Rhetoric and reality: the clash of civilisations from Classical Greece to today

The concept of the ‘clash of civilisations’ is usually traced back to Classical Greece. In Classical times as today, this idea of an unbridgeable gap between the West and the Rest does not describe reality, but is instead a line of political rhetoric. The article continues our series Lest we forget, an editorial project in association with History & Policy, asking historians to reflect on wars gone by and the light they shed on present conflicts.
Naoise MacSweeney
1 September 2010

The ‘clash of civilisations’ is a popular theme in today’s political rhetoric, positing the idea of an unbridgeable gulf between the West and the Rest. In domestic politics, the theme is raised in debates over migration and minority integration; while on the international stage it is regular undercurrent in discussions of the wars of Iraq and Afghanistan, or of ‘rogue’ states such as Iran. As with so much of western culture, the concept of the ‘clash of civilisations’ is usually traced back to Classical Greece. The opposition between East and West, Europe and Asia, Us and Them is often thought to stretch back into antiquity – a division as old and as ingrained as civilisation itself.

The political philosophies of Classical Greece were, however, far more fractious and complex than one might initially assume. The idea of ‘East versus West’ was indeed a strand of Greek thinking, but it was only one strand woven into a much more complex tapestry of ancient Greek political discourse.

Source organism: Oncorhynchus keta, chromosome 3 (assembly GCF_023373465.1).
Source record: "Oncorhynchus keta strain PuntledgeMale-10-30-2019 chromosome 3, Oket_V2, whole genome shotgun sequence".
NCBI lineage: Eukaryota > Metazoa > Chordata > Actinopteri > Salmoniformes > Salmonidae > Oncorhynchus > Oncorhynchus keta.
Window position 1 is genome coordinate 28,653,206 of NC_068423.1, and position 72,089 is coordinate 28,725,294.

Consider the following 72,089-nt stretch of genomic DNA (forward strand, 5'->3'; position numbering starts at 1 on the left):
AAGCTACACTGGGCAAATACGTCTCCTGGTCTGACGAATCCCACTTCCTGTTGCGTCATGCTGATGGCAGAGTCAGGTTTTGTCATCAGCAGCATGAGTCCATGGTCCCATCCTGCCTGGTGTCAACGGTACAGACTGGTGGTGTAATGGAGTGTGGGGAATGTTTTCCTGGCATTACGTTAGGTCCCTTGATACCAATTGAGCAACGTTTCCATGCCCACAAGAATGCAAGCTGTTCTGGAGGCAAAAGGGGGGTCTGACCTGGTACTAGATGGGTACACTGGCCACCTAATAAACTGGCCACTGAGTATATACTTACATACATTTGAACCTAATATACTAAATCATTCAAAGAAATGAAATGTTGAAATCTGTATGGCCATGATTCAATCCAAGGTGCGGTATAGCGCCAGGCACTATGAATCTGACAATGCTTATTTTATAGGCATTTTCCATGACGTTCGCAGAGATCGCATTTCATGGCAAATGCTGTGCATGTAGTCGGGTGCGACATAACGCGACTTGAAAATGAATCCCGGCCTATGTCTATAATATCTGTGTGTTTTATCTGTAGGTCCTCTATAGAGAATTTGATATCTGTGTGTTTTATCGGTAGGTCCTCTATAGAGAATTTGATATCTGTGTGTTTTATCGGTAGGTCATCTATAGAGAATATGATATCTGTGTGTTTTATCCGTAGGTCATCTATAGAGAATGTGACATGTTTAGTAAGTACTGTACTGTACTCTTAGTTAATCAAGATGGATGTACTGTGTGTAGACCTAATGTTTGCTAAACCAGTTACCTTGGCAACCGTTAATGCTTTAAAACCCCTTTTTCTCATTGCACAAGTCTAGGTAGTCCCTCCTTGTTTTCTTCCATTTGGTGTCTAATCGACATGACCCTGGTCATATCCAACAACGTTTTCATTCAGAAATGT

It should be noted that the intellectual ancestors of our modern ‘clash of civilisations’ theory can indeed be found in the writings of Classical Greece. It starts with the myth of Europa, the daughter of the Phoenician king (modern-day Lebanon). In the story Zeus, the ruler of the gods, adopted the form of a bull to seduce Europa, carrying her off across the sea to the empty continent of Europe, where he left her to give birth to her offspring – the first Europeans.

Europa’s abduction kicked off a series of reciprocal kidnappings of women, including the famous Helen of Troy. The animosity between Asians and Europeans, suggested the historian Herodotus, could be traced back to these transcontinental rapes. It was an animosity which, Herodotus argued, eventually led to the Persian Wars of 499-449 BCE, which saw a small confederation of Greek city-states pitted against the might of the Persian Empire. The Persian Wars were a turning point for Greece. Although they did little to change the political map of the Mediterranean, a new ideological era had begun. During the wars, a rhetoric of Panhellenic unity emerged, and for the first time in Greek writing we see the appearance of the twin stereotypes: the virtuous, manly, and freedom-loving Greek on the one hand; and the weak, corrupt, and servile Persian on the other. The concept of the ‘Barbarian’ had been invented.